This year, I’ve challenged myself to rethink genre instruction so that students gain a greater understanding and appreciation of the three main types. In order to build stronger connections between reading and writing, I reworked my units so that they are completely intertwined. Just as with my non-fiction units, you’ll find lessons focused mainly on reading skills in a unit called, “All About Fiction” while those centered around writing skills in a unit called, “Fictional Writing.” In my classroom, both units were taught simultaneously over a nine-week period.
Students created their own fictional characters in the first five lessons in this writing unit. In the remaining lessons, students use that character to write a fiction story modeled after one of the folktale genres studied in class. Each writing lesson was designed to partner with a reading lesson with the same focus. For instance, in “Folktales: Locating the Introduction,” students learn about what an introduction is, where it is located in a fiction story and why it is important. This lesson was meant to precede the writing lesson where students create the introduction to their own fiction stories. However, they easily could be taught separately if needed to accommodate your schedule.
I ask students to pull out their writers’ notebooks, pencils, and plot maps as I review yesterday’s work. During workshop, students decided what their characters wanted, the conflict that would interfere, and when that conflict would come in the story. Today we will work on deciding how the character responds to that conflict.
“This morning we talked about how characters respond to the conflict in their story. Let’s review what we learned.” I have students share with me what they remember from our readers’ workshop lesson and refer back to our anchor chart. We discuss how the conflict is the main problem in the story and how it usually interferes with what a character wants. It can come before, during, or after a character gets what he wants.
“Today we will decide how our character responds to that conflict. There a few things to keep in mind. First, we’ll need to keep his or her character traits in mind. When we created our character, we assigned three traits for him or her. When planning our stories, the character’s response to conflict is a great time to show his or her character. For example, I decided that my character is brave. When I decide how Audrianna will respond to her problem, I could have her act in a brave way. Kind of like Elizabeth’s response to the dragon’s actions in the Paper Bag Princess. When the dragon burned down her home and took her prince, she decided to fight back. This showed she was brave. I could choose a similar action in my story.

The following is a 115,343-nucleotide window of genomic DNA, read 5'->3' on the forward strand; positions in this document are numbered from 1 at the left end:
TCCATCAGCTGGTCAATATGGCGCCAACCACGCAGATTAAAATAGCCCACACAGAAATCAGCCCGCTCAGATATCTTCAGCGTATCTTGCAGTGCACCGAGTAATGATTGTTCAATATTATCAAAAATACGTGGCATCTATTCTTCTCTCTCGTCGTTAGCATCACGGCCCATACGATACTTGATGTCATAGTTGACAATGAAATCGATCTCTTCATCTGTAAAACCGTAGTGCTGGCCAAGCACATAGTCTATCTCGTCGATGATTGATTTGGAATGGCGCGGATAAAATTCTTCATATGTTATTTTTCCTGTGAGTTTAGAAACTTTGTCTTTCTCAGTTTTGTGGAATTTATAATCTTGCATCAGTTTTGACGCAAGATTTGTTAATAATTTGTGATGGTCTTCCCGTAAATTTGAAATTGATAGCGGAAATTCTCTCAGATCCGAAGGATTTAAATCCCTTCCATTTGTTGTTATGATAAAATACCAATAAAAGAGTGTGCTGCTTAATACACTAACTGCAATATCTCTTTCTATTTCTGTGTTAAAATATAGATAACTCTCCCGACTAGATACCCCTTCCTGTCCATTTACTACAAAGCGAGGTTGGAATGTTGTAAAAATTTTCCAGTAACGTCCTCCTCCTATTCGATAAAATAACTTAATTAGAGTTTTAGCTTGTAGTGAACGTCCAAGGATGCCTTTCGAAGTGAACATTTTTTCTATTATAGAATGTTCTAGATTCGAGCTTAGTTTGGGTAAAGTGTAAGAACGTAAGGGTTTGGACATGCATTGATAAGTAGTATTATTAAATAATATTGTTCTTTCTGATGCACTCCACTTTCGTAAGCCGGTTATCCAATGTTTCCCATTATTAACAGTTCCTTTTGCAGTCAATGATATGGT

“Second, this is also a great time to use one of your genre’s characteristic. For example, in our folktale story, Anansi responded to his problem by using trickery. I’ve decided to use trickery in my story too. Maybe I’ll have Audrianna respond to her conflict by using trickery in some way.
"Your character’s response to the conflict will help decide the path for the rest of your story. Just as in Anansi, after he decided to use trickery, the rest of the story was about the trick he played on Possum until his tricks finally freed him from the watermelon. With Elizabeth, the rest of the story was about how her brave choices allowed her to beat the dragon and free her prince. So this is an important part of your plot. Before we talk with our partners, look over your notes about your character and the conflict in your story.
I give students time to talk about what they plan to write before any type of writing assignment. This way, more ideas make it to the paper and sometimes in a shorter amount of time.
“OK, now that you’ve had a few quiet moments to think, talk over those ideas with your writing partner. I’d like you to share a few things first before talking about your character’s response. Remind your partner of the character traits you selected, your character’s goal, and the conflict you chose. Then think aloud about how your character will respond to that conflict. Remember that if you’re the listener, your task is to think of ideas that might be helpful to your partner. Your ideas might help focus their thinking and aid in selecting the perfect response for their character."
After several minutes, I ask students to select a response from those they shared with their partners and add it to their plot maps. When finished, they should complete unfinished work or continue drafting notes about their stories in their notebooks. While students write, I conduct individual or small group conferences.
To close the lesson, I have students share their work. First they share with their writing partner any changes or additions made since they talked last and if there is time, with someone else at their tables. In sharing, students oftentimes find “holes” in their own work they didn’t notice earlier, think of other details they’d like to add, or simply have one more chance at thinking aloud about their work before moving on to the next step.